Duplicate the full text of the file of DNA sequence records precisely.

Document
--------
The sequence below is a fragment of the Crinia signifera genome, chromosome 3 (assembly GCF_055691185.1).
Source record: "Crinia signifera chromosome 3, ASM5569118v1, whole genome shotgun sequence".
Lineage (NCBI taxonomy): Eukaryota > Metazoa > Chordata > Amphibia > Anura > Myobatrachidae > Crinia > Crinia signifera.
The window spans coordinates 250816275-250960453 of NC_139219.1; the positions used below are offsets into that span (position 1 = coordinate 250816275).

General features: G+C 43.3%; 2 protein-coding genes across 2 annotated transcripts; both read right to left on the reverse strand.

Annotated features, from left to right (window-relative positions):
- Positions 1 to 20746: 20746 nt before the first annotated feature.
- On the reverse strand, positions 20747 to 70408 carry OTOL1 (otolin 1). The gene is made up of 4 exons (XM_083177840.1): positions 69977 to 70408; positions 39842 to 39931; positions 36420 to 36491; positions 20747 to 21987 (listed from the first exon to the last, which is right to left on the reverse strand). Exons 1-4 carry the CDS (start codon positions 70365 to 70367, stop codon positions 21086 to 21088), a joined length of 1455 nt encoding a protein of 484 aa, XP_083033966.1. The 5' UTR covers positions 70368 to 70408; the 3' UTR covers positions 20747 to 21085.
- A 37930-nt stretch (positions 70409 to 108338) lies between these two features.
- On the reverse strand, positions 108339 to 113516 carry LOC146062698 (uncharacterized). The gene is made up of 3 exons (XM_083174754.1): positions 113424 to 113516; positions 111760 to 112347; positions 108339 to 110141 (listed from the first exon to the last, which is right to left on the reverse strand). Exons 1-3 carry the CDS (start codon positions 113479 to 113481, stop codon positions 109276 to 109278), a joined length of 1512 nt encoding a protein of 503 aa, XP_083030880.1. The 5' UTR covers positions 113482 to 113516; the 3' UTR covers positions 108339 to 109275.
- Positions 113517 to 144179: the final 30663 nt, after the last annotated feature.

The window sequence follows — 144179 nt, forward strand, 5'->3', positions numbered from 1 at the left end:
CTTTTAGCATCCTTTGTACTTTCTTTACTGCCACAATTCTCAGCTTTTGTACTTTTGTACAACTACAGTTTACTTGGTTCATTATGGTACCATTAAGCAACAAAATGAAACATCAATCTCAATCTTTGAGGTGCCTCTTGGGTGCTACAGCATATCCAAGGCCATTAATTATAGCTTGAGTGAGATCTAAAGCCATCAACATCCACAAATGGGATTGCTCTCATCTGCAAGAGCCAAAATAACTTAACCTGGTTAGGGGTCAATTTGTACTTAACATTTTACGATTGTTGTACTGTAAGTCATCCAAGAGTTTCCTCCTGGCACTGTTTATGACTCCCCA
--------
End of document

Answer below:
The sequence below is a fragment of the Crinia signifera genome, chromosome 3 (assembly GCF_055691185.1).
Source record: "Crinia signifera chromosome 3, ASM5569118v1, whole genome shotgun sequence".
Lineage (NCBI taxonomy): Eukaryota > Metazoa > Chordata > Amphibia > Anura > Myobatrachidae > Crinia > Crinia signifera.
The window spans coordinates 250816275-250960453 of NC_139219.1; the positions used below are offsets into that span (position 1 = coordinate 250816275).

General features: G+C 43.3%; 2 protein-coding genes across 2 annotated transcripts; both read right to left on the reverse strand.

Annotated features, from left to right (window-relative positions):
- Positions 1 to 20746: 20746 nt before the first annotated feature.
- On the reverse strand, positions 20747 to 70408 carry OTOL1 (otolin 1). The gene is made up of 4 exons (XM_083177840.1): positions 69977 to 70408; positions 39842 to 39931; positions 36420 to 36491; positions 20747 to 21987 (listed from the first exon to the last, which is right to left on the reverse strand). Exons 1-4 carry the CDS (start codon positions 70365 to 70367, stop codon positions 21086 to 21088), a joined length of 1455 nt encoding a protein of 484 aa, XP_083033966.1. The 5' UTR covers positions 70368 to 70408; the 3' UTR covers positions 20747 to 21085.
- A 37930-nt stretch (positions 70409 to 108338) lies between these two features.
- On the reverse strand, positions 108339 to 113516 carry LOC146062698 (uncharacterized). The gene is made up of 3 exons (XM_083174754.1): positions 113424 to 113516; positions 111760 to 112347; positions 108339 to 110141 (listed from the first exon to the last, which is right to left on the reverse strand). Exons 1-3 carry the CDS (start codon positions 113479 to 113481, stop codon positions 109276 to 109278), a joined length of 1512 nt encoding a protein of 503 aa, XP_083030880.1. The 5' UTR covers positions 113482 to 113516; the 3' UTR covers positions 108339 to 109275.
- Positions 113517 to 144179: the final 30663 nt, after the last annotated feature.

The window sequence follows — 144179 nt, forward strand, 5'->3', positions numbered from 1 at the left end:
CTTTTAGCATCCTTTGTACTTTCTTTACTGCCACAATTCTCAGCTTTTGTACTTTTGTACAACTACAGTTTACTTGGTTCATTATGGTACCATTAAGCAACAAAATGAAACATCAATCTCAATCTTTGAGGTGCCTCTTGGGTGCTACAGCATATCCAAGGCCATTAATTATAGCTTGAGTGAGATCTAAAGCCATCAACATCCACAAATGGGATTGCTCTCATCTGCAAGAGCCAAAATAACTTAACCTGGTTAGGGGTCAATTTGTACTTAACATTTTACGATTGTTGTACTGTAAGTCATCCAAGAGTTTCCTCCTGGCACTGTTTATGACTCCCCA